INSPIRING INTRODUCTIONS: When You Are Asked To Introduce The Speaker

Today we expand our introductions to a larger crowd. Ideally, a speech introduction should be brief and exceptionally well-planned. If you are assigned to present an introduction, your primary consideration is to inform the audience of three essential points:


1.      The speaker’s name. Enunciate the speaker’s name clearly and distinctly, especially at the very end of the introduction. If the name is unusual, find out the correct pronunciation before stage time. Call your speaker in advance and confirm the correct cadences.

Practice the name aloud. Print it phonetically so your pronunciation is seamless. Not only does this endear you to the speaker, it also helps you relax. You have accurate information plus time to practice. The speaker will appreciate your efforts to make their presentation a sensation.


2.      The speech title. The speaker’s name and speech title are typically mentioned toward the end of the introduction. The speaker’s title, as with the name, requires special emphasis.


EXAMPLE: A proper World Championship introduction sounds like: “Please welcome to the stage Christine Robinson, ‘The Empty Chair.’ ‘The Empty Chair,’ Christine Robinson.” The name comes first and last.


3.     The purpose of the speech. Is the speech one part of a larger project? A dress rehearsal for a farewell speech? An introduction to a business? Somehow always answer the audience’s unspoken question: “Why are we listening to this speaker?” Or in today’s vernacular:  WIIFM.  That’s “What’s In It For Me?”


Contact your speaker prior to the event by telephone if you can. Carve out at least fifteen minutes of get-to-know-you time and address the following questions:

·        How would this person like to be introduced? Is their preferred name “Chris” or “Christine,” “Bob” or “Robert, “Matt” or “Matthew?”

·        Is an introduction prepared for you? If so, have it sent your way to start practicing.

·        If your speaker does not have an introduction, begin by asking the objective of the presentation. What does the speaker want the audience to know?

·        Using what you know, how can you frame the presentation to your speaker’s advantage?

·        Is there a title?

·        Will the speaker require stage management prior to being introduced? Will they need help with props, moving the lectern, access to electrical outlets, or lighting?

·        “How can I be helpful?” is your best question and mindset. After all, service is its own reward.


     A verbal, one-on-one conversation creates a soothing effect for both of you. The speaker feels supported and assured you cared enough to call. Likewise, you feel calmed by the knowledge the future experience is not entirely extemporaneous. Advance investigation gives you the lay of the land.


Presenting a complete yet concise introduction can be surprisingly challenging. Deciding what to leave out is just as important as deciding what to leave in.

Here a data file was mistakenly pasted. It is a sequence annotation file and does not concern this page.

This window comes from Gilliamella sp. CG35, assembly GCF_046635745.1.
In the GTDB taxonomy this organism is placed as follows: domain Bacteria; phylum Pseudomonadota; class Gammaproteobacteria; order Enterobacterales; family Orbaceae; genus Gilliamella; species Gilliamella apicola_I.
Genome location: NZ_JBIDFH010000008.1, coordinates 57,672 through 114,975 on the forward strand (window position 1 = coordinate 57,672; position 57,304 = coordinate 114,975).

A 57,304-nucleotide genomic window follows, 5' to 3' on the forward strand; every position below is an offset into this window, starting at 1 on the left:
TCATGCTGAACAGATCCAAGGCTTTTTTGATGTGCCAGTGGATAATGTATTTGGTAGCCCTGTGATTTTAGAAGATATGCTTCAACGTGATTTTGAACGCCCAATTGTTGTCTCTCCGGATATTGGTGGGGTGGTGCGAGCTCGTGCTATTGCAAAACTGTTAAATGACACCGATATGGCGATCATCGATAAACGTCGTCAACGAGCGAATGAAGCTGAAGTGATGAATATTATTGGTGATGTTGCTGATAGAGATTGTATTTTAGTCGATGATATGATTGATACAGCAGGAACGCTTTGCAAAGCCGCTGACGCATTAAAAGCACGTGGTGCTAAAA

Putting these lessons together, here are a few more elements to consider.


What a Healthy Introduction Needs

A well-crafted introduction enhances a presentation and achieves the following:

·         Provides a smooth transition. An introduction defines the speaker's role and prepares the audience for a shift from previous activities by refocusing their interest. As an emcee, your goal is to enhance the speaker, not be the speaker.

·         Establishes the proper mindset. Audience members are more likely to appreciate a speech when given some background information about the speaker and the topic to be discussed. You set the desired mood or tone.

·         Signals the speaker’s authority. A good introduction helps establish the speaker’s expertise or background on the subject.


Heed The “Don’ts”

Heed the following “Don’ts”

·        Don’t upstage the speaker. Your task is to direct attention to the speaker—not to yourself. This means eliminating any anecdotes about your own experiences, attitudes, and opinions. Like a circus ringleader, your job is to keep the fun going.

·        Don’t reveal details of the speech. An introduction should build anticipation for the upcoming speech. Leave what’s in the speech to the speaker.

·        Don’t surprise the speaker. Never include information that might embarrass the speaker or in some way distract from their message. As an introducer, you are to support the speaker and make their transition to the stage as smooth as possible.

·        Don’t save the speaker’s name for last. Unless you are introducing a mystery guest, don’t create false anticipation. Audiences are usually aware of who will be speaking.  Incorporating the person’s name once or twice before pronouncing it a final time is a far more warm and natural approach.

·        Don’t rely on clichés. Your time is much too valuable to clutter with trite phrases such as “This speaker needs no introduction.” Other worn-out expressions to avoid include “We have with us tonight…” and “Without further ado…” 


EXAMPLE:  A fine conclusion to an introduction is “Let’s put our hands together and welcome to the stage,”…. your wonderful speaker.

For more information on introductions both personal and professional, have a look at my book Confidently Speaking, The Speaker's Guide To Standing Ovations Pages 68-73.